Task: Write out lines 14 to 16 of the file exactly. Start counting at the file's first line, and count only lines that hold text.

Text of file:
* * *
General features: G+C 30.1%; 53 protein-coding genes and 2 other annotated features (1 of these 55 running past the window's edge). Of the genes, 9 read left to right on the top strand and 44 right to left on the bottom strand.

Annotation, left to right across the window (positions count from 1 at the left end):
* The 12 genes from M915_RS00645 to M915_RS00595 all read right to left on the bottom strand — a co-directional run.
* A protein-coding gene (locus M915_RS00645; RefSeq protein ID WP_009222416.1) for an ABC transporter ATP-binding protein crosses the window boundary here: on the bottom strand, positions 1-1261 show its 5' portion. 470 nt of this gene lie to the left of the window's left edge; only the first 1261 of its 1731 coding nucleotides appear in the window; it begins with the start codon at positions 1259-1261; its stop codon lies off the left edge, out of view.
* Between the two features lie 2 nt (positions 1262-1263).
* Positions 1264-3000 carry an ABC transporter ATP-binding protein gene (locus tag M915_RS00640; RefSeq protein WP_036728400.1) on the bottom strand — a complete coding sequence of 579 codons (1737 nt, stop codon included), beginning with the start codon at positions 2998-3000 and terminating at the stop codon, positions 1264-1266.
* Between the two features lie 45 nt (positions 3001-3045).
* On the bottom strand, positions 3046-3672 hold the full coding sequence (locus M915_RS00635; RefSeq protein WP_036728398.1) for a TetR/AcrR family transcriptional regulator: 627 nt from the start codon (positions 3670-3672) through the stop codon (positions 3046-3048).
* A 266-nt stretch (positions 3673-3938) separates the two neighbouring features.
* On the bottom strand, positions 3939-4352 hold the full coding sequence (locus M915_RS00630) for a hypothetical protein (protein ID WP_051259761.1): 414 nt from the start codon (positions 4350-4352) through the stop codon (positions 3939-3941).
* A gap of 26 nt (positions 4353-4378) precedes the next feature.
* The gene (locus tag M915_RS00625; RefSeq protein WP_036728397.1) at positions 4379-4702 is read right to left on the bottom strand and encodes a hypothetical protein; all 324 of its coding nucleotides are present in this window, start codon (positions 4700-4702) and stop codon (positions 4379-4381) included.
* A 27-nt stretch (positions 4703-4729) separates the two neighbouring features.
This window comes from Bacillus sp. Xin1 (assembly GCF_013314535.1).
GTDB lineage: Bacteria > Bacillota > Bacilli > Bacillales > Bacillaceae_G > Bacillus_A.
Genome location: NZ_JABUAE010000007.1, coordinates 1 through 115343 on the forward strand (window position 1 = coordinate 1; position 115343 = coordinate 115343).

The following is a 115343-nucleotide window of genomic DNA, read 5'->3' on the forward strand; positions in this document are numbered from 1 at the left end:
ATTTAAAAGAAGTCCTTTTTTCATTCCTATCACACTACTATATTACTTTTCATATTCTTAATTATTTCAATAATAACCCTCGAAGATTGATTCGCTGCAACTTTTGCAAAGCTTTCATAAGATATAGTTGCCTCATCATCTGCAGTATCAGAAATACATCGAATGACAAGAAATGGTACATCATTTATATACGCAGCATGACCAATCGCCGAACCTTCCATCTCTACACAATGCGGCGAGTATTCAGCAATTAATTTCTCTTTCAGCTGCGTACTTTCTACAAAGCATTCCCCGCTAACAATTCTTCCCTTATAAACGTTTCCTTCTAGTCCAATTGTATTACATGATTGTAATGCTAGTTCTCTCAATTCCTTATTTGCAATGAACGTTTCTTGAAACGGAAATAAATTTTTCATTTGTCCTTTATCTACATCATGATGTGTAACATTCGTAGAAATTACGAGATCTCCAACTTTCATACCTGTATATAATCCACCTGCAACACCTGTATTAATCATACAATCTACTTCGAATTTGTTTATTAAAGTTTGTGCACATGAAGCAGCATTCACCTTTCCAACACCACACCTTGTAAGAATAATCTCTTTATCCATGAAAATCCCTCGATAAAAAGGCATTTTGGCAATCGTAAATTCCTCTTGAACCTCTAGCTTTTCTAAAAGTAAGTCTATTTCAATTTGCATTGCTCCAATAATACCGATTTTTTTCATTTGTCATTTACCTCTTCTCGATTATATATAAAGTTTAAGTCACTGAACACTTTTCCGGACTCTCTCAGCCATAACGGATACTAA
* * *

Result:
This window comes from Bacillus sp. Xin1 (assembly GCF_013314535.1).
GTDB lineage: Bacteria > Bacillota > Bacilli > Bacillales > Bacillaceae_G > Bacillus_A.
Genome location: NZ_JABUAE010000007.1, coordinates 1 through 115343 on the forward strand (window position 1 = coordinate 1; position 115343 = coordinate 115343).